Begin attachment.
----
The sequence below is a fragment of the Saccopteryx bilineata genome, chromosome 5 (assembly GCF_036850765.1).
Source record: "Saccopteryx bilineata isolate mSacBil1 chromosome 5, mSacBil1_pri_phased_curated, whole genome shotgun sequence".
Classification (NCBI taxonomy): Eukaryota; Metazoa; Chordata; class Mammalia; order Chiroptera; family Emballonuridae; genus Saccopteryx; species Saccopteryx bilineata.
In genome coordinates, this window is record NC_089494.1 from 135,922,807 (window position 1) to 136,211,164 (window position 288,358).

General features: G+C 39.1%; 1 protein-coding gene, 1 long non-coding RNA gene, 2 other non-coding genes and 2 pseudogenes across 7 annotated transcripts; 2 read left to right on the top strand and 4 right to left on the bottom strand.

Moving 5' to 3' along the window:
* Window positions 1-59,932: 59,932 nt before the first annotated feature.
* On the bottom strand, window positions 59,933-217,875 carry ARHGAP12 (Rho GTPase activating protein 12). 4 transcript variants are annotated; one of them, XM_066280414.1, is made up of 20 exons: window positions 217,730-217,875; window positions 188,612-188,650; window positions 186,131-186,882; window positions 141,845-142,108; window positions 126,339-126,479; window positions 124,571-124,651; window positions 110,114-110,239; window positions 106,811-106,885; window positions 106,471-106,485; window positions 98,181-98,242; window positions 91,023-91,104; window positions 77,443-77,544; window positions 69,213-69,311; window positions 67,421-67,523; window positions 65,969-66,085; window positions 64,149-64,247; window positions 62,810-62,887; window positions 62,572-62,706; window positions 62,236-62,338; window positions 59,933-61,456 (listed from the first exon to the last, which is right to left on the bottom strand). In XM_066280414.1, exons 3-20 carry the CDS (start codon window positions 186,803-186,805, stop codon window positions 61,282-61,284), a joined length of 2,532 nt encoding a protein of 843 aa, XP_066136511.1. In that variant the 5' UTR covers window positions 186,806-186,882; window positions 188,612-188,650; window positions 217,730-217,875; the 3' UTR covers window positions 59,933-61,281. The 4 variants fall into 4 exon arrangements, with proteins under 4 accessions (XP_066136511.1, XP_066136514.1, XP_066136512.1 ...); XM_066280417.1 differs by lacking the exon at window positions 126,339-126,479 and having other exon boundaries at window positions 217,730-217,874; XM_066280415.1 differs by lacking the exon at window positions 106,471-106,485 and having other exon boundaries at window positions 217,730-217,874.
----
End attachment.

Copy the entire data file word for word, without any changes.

The sequence below is a fragment of the Saccopteryx bilineata genome, chromosome 5 (assembly GCF_036850765.1).
Source record: "Saccopteryx bilineata isolate mSacBil1 chromosome 5, mSacBil1_pri_phased_curated, whole genome shotgun sequence".
Classification (NCBI taxonomy): Eukaryota; Metazoa; Chordata; class Mammalia; order Chiroptera; family Emballonuridae; genus Saccopteryx; species Saccopteryx bilineata.
In genome coordinates, this window is record NC_089494.1 from 135,922,807 (window position 1) to 136,211,164 (window position 288,358).

General features: G+C 39.1%; 1 protein-coding gene, 1 long non-coding RNA gene, 2 other non-coding genes and 2 pseudogenes across 7 annotated transcripts; 2 read left to right on the top strand and 4 right to left on the bottom strand.

Moving 5' to 3' along the window:
* Window positions 1-59,932: 59,932 nt before the first annotated feature.
* On the bottom strand, window positions 59,933-217,875 carry ARHGAP12 (Rho GTPase activating protein 12). 4 transcript variants are annotated; one of them, XM_066280414.1, is made up of 20 exons: window positions 217,730-217,875; window positions 188,612-188,650; window positions 186,131-186,882; window positions 141,845-142,108; window positions 126,339-126,479; window positions 124,571-124,651; window positions 110,114-110,239; window positions 106,811-106,885; window positions 106,471-106,485; window positions 98,181-98,242; window positions 91,023-91,104; window positions 77,443-77,544; window positions 69,213-69,311; window positions 67,421-67,523; window positions 65,969-66,085; window positions 64,149-64,247; window positions 62,810-62,887; window positions 62,572-62,706; window positions 62,236-62,338; window positions 59,933-61,456 (listed from the first exon to the last, which is right to left on the bottom strand). In XM_066280414.1, exons 3-20 carry the CDS (start codon window positions 186,803-186,805, stop codon window positions 61,282-61,284), a joined length of 2,532 nt encoding a protein of 843 aa, XP_066136511.1. In that variant the 5' UTR covers window positions 186,806-186,882; window positions 188,612-188,650; window positions 217,730-217,875; the 3' UTR covers window positions 59,933-61,281. The 4 variants fall into 4 exon arrangements, with proteins under 4 accessions (XP_066136511.1, XP_066136514.1, XP_066136512.1 ...); XM_066280417.1 differs by lacking the exon at window positions 126,339-126,479 and having other exon boundaries at window positions 217,730-217,874; XM_066280415.1 differs by lacking the exon at window positions 106,471-106,485 and having other exon boundaries at window positions 217,730-217,874.